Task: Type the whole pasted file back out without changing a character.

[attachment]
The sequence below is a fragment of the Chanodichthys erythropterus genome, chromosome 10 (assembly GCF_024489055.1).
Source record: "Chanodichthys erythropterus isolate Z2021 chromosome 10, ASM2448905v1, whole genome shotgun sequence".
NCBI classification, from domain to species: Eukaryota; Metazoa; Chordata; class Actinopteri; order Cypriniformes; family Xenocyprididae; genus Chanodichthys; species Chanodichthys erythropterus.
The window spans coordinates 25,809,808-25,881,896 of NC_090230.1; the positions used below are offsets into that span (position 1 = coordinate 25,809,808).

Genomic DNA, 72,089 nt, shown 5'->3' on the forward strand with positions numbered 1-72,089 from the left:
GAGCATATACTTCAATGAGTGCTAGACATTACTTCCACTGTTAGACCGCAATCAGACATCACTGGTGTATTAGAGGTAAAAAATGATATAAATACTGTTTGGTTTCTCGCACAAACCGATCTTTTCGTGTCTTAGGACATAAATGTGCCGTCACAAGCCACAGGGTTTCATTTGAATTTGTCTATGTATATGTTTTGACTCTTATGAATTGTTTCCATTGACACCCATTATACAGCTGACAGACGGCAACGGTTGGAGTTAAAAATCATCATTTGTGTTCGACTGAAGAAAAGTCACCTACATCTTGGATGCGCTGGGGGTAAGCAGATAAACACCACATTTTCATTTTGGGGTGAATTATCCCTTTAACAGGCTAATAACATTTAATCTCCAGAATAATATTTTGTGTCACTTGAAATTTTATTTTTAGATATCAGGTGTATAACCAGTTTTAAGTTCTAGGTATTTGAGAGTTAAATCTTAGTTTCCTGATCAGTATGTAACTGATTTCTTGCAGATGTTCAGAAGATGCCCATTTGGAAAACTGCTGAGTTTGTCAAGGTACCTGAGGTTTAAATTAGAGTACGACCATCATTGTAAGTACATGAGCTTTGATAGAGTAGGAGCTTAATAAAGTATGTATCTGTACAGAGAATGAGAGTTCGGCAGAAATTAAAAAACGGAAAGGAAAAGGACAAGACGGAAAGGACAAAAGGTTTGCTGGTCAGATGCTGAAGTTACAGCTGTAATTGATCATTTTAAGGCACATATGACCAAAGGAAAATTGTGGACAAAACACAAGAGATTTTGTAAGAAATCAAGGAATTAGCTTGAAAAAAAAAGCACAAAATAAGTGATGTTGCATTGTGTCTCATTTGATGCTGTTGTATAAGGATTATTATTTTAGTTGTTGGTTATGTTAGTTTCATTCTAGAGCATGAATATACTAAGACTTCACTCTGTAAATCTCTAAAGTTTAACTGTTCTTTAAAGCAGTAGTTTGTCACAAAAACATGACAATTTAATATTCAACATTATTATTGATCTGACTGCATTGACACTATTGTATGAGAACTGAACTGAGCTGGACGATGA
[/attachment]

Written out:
The sequence below is a fragment of the Chanodichthys erythropterus genome, chromosome 10 (assembly GCF_024489055.1).
Source record: "Chanodichthys erythropterus isolate Z2021 chromosome 10, ASM2448905v1, whole genome shotgun sequence".
NCBI classification, from domain to species: Eukaryota; Metazoa; Chordata; class Actinopteri; order Cypriniformes; family Xenocyprididae; genus Chanodichthys; species Chanodichthys erythropterus.
The window spans coordinates 25,809,808-25,881,896 of NC_090230.1; the positions used below are offsets into that span (position 1 = coordinate 25,809,808).

Genomic DNA, 72,089 nt, shown 5'->3' on the forward strand with positions numbered 1-72,089 from the left:
GAGCATATACTTCAATGAGTGCTAGACATTACTTCCACTGTTAGACCGCAATCAGACATCACTGGTGTATTAGAGGTAAAAAATGATATAAATACTGTTTGGTTTCTCGCACAAACCGATCTTTTCGTGTCTTAGGACATAAATGTGCCGTCACAAGCCACAGGGTTTCATTTGAATTTGTCTATGTATATGTTTTGACTCTTATGAATTGTTTCCATTGACACCCATTATACAGCTGACAGACGGCAACGGTTGGAGTTAAAAATCATCATTTGTGTTCGACTGAAGAAAAGTCACCTACATCTTGGATGCGCTGGGGGTAAGCAGATAAACACCACATTTTCATTTTGGGGTGAATTATCCCTTTAACAGGCTAATAACATTTAATCTCCAGAATAATATTTTGTGTCACTTGAAATTTTATTTTTAGATATCAGGTGTATAACCAGTTTTAAGTTCTAGGTATTTGAGAGTTAAATCTTAGTTTCCTGATCAGTATGTAACTGATTTCTTGCAGATGTTCAGAAGATGCCCATTTGGAAAACTGCTGAGTTTGTCAAGGTACCTGAGGTTTAAATTAGAGTACGACCATCATTGTAAGTACATGAGCTTTGATAGAGTAGGAGCTTAATAAAGTATGTATCTGTACAGAGAATGAGAGTTCGGCAGAAATTAAAAAACGGAAAGGAAAAGGACAAGACGGAAAGGACAAAAGGTTTGCTGGTCAGATGCTGAAGTTACAGCTGTAATTGATCATTTTAAGGCACATATGACCAAAGGAAAATTGTGGACAAAACACAAGAGATTTTGTAAGAAATCAAGGAATTAGCTTGAAAAAAAAAGCACAAAATAAGTGATGTTGCATTGTGTCTCATTTGATGCTGTTGTATAAGGATTATTATTTTAGTTGTTGGTTATGTTAGTTTCATTCTAGAGCATGAATATACTAAGACTTCACTCTGTAAATCTCTAAAGTTTAACTGTTCTTTAAAGCAGTAGTTTGTCACAAAAACATGACAATTTAATATTCAACATTATTATTGATCTGACTGCATTGACACTATTGTATGAGAACTGAACTGAGCTGGACGATGA